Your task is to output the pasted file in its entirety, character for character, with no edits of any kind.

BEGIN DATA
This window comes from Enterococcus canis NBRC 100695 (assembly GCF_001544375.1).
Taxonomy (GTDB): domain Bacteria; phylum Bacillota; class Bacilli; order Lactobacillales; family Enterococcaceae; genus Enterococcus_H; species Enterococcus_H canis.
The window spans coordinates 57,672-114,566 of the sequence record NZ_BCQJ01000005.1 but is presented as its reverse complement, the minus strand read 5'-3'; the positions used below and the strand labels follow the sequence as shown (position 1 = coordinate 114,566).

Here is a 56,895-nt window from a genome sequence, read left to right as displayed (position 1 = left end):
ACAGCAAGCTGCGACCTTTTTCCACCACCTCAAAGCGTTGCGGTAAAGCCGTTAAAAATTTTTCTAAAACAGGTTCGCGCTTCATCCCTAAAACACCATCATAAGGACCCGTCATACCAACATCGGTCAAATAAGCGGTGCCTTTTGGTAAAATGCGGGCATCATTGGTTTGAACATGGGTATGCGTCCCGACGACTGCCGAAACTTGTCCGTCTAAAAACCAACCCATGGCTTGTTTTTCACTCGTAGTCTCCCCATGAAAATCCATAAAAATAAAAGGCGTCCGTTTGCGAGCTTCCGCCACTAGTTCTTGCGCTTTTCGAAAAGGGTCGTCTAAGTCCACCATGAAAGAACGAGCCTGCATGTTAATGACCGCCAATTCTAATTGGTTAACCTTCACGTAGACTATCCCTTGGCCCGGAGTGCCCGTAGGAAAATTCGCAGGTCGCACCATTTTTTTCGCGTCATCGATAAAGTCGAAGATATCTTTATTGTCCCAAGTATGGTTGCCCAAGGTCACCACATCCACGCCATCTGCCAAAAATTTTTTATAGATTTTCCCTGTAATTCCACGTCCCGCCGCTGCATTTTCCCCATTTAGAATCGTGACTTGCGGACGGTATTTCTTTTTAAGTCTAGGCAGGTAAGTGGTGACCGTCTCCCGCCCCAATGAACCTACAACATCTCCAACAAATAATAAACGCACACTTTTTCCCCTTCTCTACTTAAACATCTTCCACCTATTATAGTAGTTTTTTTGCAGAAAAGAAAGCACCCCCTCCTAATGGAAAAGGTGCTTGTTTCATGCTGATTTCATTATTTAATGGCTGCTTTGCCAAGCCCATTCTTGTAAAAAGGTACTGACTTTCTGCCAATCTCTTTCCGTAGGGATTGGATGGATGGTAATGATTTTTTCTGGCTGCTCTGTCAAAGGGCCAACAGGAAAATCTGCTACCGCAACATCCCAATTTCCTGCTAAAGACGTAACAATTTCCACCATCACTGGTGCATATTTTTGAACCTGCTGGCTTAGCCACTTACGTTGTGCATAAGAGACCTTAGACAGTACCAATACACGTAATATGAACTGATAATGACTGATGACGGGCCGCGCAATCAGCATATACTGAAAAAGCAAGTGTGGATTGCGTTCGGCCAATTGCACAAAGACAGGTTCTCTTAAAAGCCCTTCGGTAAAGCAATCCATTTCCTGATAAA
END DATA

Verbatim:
This window comes from Enterococcus canis NBRC 100695 (assembly GCF_001544375.1).
Taxonomy (GTDB): domain Bacteria; phylum Bacillota; class Bacilli; order Lactobacillales; family Enterococcaceae; genus Enterococcus_H; species Enterococcus_H canis.
The window spans coordinates 57,672-114,566 of the sequence record NZ_BCQJ01000005.1 but is presented as its reverse complement, the minus strand read 5'-3'; the positions used below and the strand labels follow the sequence as shown (position 1 = coordinate 114,566).

Here is a 56,895-nt window from a genome sequence, read left to right as displayed (position 1 = left end):
ACAGCAAGCTGCGACCTTTTTCCACCACCTCAAAGCGTTGCGGTAAAGCCGTTAAAAATTTTTCTAAAACAGGTTCGCGCTTCATCCCTAAAACACCATCATAAGGACCCGTCATACCAACATCGGTCAAATAAGCGGTGCCTTTTGGTAAAATGCGGGCATCATTGGTTTGAACATGGGTATGCGTCCCGACGACTGCCGAAACTTGTCCGTCTAAAAACCAACCCATGGCTTGTTTTTCACTCGTAGTCTCCCCATGAAAATCCATAAAAATAAAAGGCGTCCGTTTGCGAGCTTCCGCCACTAGTTCTTGCGCTTTTCGAAAAGGGTCGTCTAAGTCCACCATGAAAGAACGAGCCTGCATGTTAATGACCGCCAATTCTAATTGGTTAACCTTCACGTAGACTATCCCTTGGCCCGGAGTGCCCGTAGGAAAATTCGCAGGTCGCACCATTTTTTTCGCGTCATCGATAAAGTCGAAGATATCTTTATTGTCCCAAGTATGGTTGCCCAAGGTCACCACATCCACGCCATCTGCCAAAAATTTTTTATAGATTTTCCCTGTAATTCCACGTCCCGCCGCTGCATTTTCCCCATTTAGAATCGTGACTTGCGGACGGTATTTCTTTTTAAGTCTAGGCAGGTAAGTGGTGACCGTCTCCCGCCCCAATGAACCTACAACATCTCCAACAAATAATAAACGCACACTTTTTCCCCTTCTCTACTTAAACATCTTCCACCTATTATAGTAGTTTTTTTGCAGAAAAGAAAGCACCCCCTCCTAATGGAAAAGGTGCTTGTTTCATGCTGATTTCATTATTTAATGGCTGCTTTGCCAAGCCCATTCTTGTAAAAAGGTACTGACTTTCTGCCAATCTCTTTCCGTAGGGATTGGATGGATGGTAATGATTTTTTCTGGCTGCTCTGTCAAAGGGCCAACAGGAAAATCTGCTACCGCAACATCCCAATTTCCTGCTAAAGACGTAACAATTTCCACCATCACTGGTGCATATTTTTGAACCTGCTGGCTTAGCCACTTACGTTGTGCATAAGAGACCTTAGACAGTACCAATACACGTAATATGAACTGATAATGACTGATGACGGGCCGCGCAATCAGCATATACTGAAAAAGCAAGTGTGGATTGCGTTCGGCCAATTGCACAAAGACAGGTTCTCTTAAAAGCCCTTCGGTAAAGCAATCCATTTCCTGATAAA